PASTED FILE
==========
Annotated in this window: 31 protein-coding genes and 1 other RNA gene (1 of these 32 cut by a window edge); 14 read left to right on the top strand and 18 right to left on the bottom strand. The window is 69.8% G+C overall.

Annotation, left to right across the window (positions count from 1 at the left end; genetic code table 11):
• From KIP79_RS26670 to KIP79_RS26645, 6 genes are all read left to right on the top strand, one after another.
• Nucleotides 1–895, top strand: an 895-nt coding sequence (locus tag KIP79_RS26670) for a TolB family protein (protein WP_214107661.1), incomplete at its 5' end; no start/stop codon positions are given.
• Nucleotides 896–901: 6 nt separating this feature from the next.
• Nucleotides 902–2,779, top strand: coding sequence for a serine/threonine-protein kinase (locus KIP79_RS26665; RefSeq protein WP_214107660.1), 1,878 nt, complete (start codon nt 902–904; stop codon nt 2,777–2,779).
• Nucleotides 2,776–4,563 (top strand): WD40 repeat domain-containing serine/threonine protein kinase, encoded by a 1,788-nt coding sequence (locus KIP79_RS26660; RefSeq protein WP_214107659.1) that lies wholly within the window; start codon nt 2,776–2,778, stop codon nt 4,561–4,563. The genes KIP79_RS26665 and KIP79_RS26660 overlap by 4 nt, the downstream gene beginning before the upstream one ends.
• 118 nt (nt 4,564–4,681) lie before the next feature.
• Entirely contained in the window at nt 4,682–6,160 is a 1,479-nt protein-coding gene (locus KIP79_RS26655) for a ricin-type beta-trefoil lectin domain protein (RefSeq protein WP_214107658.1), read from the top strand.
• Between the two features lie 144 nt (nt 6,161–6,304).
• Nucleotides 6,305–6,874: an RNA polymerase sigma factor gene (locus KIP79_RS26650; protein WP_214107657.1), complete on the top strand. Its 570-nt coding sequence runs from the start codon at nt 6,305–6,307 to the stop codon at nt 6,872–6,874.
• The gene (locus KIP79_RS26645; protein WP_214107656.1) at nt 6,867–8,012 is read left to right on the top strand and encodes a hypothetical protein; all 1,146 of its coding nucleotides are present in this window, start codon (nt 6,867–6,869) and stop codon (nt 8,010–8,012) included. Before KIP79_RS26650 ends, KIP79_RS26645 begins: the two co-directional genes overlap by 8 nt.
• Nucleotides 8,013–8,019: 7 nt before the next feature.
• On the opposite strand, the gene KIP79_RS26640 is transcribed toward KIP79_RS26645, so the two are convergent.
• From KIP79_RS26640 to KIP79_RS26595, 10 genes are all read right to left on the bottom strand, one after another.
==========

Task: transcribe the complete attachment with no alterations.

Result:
Annotated in this window: 31 protein-coding genes and 1 other RNA gene (1 of these 32 cut by a window edge); 14 read left to right on the top strand and 18 right to left on the bottom strand. The window is 69.8% G+C overall.

Annotation, left to right across the window (positions count from 1 at the left end; genetic code table 11):
• From KIP79_RS26670 to KIP79_RS26645, 6 genes are all read left to right on the top strand, one after another.
• Nucleotides 1–895, top strand: an 895-nt coding sequence (locus tag KIP79_RS26670) for a TolB family protein (protein WP_214107661.1), incomplete at its 5' end; no start/stop codon positions are given.
• Nucleotides 896–901: 6 nt separating this feature from the next.
• Nucleotides 902–2,779, top strand: coding sequence for a serine/threonine-protein kinase (locus KIP79_RS26665; RefSeq protein WP_214107660.1), 1,878 nt, complete (start codon nt 902–904; stop codon nt 2,777–2,779).
• Nucleotides 2,776–4,563 (top strand): WD40 repeat domain-containing serine/threonine protein kinase, encoded by a 1,788-nt coding sequence (locus KIP79_RS26660; RefSeq protein WP_214107659.1) that lies wholly within the window; start codon nt 2,776–2,778, stop codon nt 4,561–4,563. The genes KIP79_RS26665 and KIP79_RS26660 overlap by 4 nt, the downstream gene beginning before the upstream one ends.
• 118 nt (nt 4,564–4,681) lie before the next feature.
• Entirely contained in the window at nt 4,682–6,160 is a 1,479-nt protein-coding gene (locus KIP79_RS26655) for a ricin-type beta-trefoil lectin domain protein (RefSeq protein WP_214107658.1), read from the top strand.
• Between the two features lie 144 nt (nt 6,161–6,304).
• Nucleotides 6,305–6,874: an RNA polymerase sigma factor gene (locus KIP79_RS26650; protein WP_214107657.1), complete on the top strand. Its 570-nt coding sequence runs from the start codon at nt 6,305–6,307 to the stop codon at nt 6,872–6,874.
• The gene (locus KIP79_RS26645; protein WP_214107656.1) at nt 6,867–8,012 is read left to right on the top strand and encodes a hypothetical protein; all 1,146 of its coding nucleotides are present in this window, start codon (nt 6,867–6,869) and stop codon (nt 8,010–8,012) included. Before KIP79_RS26650 ends, KIP79_RS26645 begins: the two co-directional genes overlap by 8 nt.
• Nucleotides 8,013–8,019: 7 nt before the next feature.
• On the opposite strand, the gene KIP79_RS26640 is transcribed toward KIP79_RS26645, so the two are convergent.
• From KIP79_RS26640 to KIP79_RS26595, 10 genes are all read right to left on the bottom strand, one after another.